Lifetime is ramping up its scripted series development with pilot orders for two drama projects -- "Side Order of Life" and "Army Wives."
"Side Order," from writer Margaret Nagle and executive producers Bruce Cohen and Dan Jinks, centers on a female magazine photographer who reevaluates her life and upcoming wedding when her best friend is diagnosed with cancer.
Nagle (HBO's "Warm Springs") will serve as a co-executive producer on the project, which was originally developed by Warner Bros. TV and will be produced by the company's cable/reality programming arm Warner Horizon.
"Army Wives," from writer Katherine Fugate ("The Prince & Me"), centers on a sassy woman from the wrong side of the tracks who marries a soldier, moves her kids onto a military base and becomes friends with a diverse group of army wives.
Touchstone TV is producing the pilot with Mark Gordon and Deborah Spera executive producing.
Sally Pressman has landed a role in "Army Wives," which is slated to begin filming Sept. 19 in South Carolina. Ben Younger ("Boiler Room") is set to direct.
Both projects were originally developed for ABC.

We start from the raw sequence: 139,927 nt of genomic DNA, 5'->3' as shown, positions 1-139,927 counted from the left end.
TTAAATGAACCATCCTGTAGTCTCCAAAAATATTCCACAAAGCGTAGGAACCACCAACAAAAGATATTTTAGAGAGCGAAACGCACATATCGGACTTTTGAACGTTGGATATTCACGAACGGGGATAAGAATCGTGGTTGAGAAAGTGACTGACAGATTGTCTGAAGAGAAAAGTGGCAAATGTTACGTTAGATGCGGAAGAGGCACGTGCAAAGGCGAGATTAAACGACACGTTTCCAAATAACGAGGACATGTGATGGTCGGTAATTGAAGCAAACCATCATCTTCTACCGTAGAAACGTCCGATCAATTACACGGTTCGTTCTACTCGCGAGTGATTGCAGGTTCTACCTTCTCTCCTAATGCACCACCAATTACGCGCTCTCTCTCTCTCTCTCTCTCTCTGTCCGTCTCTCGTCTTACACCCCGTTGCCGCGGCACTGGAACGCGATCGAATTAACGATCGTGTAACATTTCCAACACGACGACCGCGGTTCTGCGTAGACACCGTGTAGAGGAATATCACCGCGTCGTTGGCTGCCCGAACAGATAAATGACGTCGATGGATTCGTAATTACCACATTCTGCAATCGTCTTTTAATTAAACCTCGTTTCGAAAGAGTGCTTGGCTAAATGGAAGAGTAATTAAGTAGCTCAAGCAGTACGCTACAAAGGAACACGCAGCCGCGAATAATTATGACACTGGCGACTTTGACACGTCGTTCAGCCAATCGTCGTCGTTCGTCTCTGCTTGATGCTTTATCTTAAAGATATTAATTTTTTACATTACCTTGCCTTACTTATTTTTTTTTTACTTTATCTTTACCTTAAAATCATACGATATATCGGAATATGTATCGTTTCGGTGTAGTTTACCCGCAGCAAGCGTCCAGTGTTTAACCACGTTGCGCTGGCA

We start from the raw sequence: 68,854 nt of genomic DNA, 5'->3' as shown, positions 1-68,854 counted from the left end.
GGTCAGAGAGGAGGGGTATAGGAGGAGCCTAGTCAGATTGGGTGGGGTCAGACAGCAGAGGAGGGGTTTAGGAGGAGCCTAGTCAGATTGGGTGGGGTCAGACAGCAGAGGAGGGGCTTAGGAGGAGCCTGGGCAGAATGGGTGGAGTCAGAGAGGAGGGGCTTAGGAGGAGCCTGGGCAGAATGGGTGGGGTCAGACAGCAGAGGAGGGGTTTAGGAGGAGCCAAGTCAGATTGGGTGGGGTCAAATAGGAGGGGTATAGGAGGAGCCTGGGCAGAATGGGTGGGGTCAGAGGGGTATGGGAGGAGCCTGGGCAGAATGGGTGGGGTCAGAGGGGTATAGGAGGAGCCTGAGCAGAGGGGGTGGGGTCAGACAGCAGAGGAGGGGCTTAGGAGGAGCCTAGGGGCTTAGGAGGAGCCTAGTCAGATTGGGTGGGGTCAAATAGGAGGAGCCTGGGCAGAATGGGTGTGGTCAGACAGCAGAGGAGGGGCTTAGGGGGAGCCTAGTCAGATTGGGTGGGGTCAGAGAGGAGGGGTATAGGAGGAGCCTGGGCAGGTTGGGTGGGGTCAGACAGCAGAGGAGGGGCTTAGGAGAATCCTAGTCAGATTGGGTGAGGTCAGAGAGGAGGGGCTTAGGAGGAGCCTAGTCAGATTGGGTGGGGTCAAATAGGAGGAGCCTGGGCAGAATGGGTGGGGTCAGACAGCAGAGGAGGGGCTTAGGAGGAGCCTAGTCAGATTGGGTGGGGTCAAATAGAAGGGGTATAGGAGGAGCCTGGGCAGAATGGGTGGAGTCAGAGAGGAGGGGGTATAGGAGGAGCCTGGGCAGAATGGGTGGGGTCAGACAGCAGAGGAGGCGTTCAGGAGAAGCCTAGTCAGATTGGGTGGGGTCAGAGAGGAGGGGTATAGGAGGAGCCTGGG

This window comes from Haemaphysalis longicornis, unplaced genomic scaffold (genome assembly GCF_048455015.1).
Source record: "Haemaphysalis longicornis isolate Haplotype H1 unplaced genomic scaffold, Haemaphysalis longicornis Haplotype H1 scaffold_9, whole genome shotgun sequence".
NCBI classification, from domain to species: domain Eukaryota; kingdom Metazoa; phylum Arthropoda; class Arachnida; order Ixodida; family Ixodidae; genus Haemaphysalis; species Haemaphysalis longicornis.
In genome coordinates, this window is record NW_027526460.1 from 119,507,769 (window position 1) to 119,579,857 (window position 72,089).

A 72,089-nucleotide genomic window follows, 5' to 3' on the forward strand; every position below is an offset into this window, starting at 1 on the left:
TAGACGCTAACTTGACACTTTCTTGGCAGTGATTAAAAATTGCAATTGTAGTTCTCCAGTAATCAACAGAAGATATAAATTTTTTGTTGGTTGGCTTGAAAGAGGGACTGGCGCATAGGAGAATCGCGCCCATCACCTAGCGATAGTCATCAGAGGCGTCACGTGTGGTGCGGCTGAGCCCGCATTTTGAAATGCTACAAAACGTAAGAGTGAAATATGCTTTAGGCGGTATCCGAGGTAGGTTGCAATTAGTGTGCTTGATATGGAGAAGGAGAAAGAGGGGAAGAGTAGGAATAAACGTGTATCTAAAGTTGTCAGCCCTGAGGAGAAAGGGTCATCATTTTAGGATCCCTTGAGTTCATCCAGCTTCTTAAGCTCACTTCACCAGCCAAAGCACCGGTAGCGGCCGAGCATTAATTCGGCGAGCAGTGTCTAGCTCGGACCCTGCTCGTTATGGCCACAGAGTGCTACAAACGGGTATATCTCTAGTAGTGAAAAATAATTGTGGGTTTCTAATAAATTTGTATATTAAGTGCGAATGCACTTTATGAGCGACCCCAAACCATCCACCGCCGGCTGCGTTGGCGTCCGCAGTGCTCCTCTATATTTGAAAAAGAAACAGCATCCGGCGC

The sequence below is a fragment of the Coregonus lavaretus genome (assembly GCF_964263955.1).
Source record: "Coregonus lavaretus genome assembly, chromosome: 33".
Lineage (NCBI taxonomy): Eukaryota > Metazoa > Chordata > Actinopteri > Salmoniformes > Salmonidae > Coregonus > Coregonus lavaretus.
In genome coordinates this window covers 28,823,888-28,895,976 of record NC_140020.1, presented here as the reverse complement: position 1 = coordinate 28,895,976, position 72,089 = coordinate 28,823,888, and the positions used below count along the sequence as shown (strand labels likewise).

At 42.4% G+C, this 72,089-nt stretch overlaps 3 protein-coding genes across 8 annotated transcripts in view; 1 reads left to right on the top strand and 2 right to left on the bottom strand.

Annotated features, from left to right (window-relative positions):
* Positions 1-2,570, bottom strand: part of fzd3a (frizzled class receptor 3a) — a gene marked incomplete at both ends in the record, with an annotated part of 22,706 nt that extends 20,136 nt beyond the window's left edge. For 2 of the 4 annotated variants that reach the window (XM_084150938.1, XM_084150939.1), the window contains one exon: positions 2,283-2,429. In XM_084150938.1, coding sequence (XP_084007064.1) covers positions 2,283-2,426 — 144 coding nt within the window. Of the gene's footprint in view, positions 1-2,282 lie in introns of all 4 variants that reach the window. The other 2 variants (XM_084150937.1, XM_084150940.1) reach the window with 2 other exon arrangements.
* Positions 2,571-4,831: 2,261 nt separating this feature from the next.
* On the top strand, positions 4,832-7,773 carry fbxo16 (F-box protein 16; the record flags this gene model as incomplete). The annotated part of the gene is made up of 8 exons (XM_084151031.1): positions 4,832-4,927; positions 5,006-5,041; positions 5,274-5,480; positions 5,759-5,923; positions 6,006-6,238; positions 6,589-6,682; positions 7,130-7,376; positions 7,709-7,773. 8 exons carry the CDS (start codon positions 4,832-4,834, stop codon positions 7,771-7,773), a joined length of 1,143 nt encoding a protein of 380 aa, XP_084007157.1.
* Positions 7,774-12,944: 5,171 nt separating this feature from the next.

"I felt lucky to have found these scripts," Lifetime Entertainment Services president of entertainment Susanne Daniels said of the two dramas.
Most of Lifetime's scripted series and pilots picked up under Daniels hail from major studios -- WBTV's Warner Horizon for "Side Order" and "State of Mind," a one-hour pilot starring Lily Tomlin; Touchstone TV for "Army Wives"; and NBC Universal Network TV for Daniels' first drama series at the network, "Angela's Eyes."
Daniels' credits the success of such cable series as FX's "The Shield" and "Nip/Tuck," TNT's "The Closer" and USA's "Monk" for the major TV studio's increased interest in producing for cable.
"It has made studios take notice and feel that this is a worthwhile business to get into," she said.
In addition to "Side Order," "Army Wives" and "State of Mind," Daniels plans to pick up two more drama pilots by the end of the year and order two of them to series for next year.
Nellie Andreeva writes for The Hollywood Reporter.
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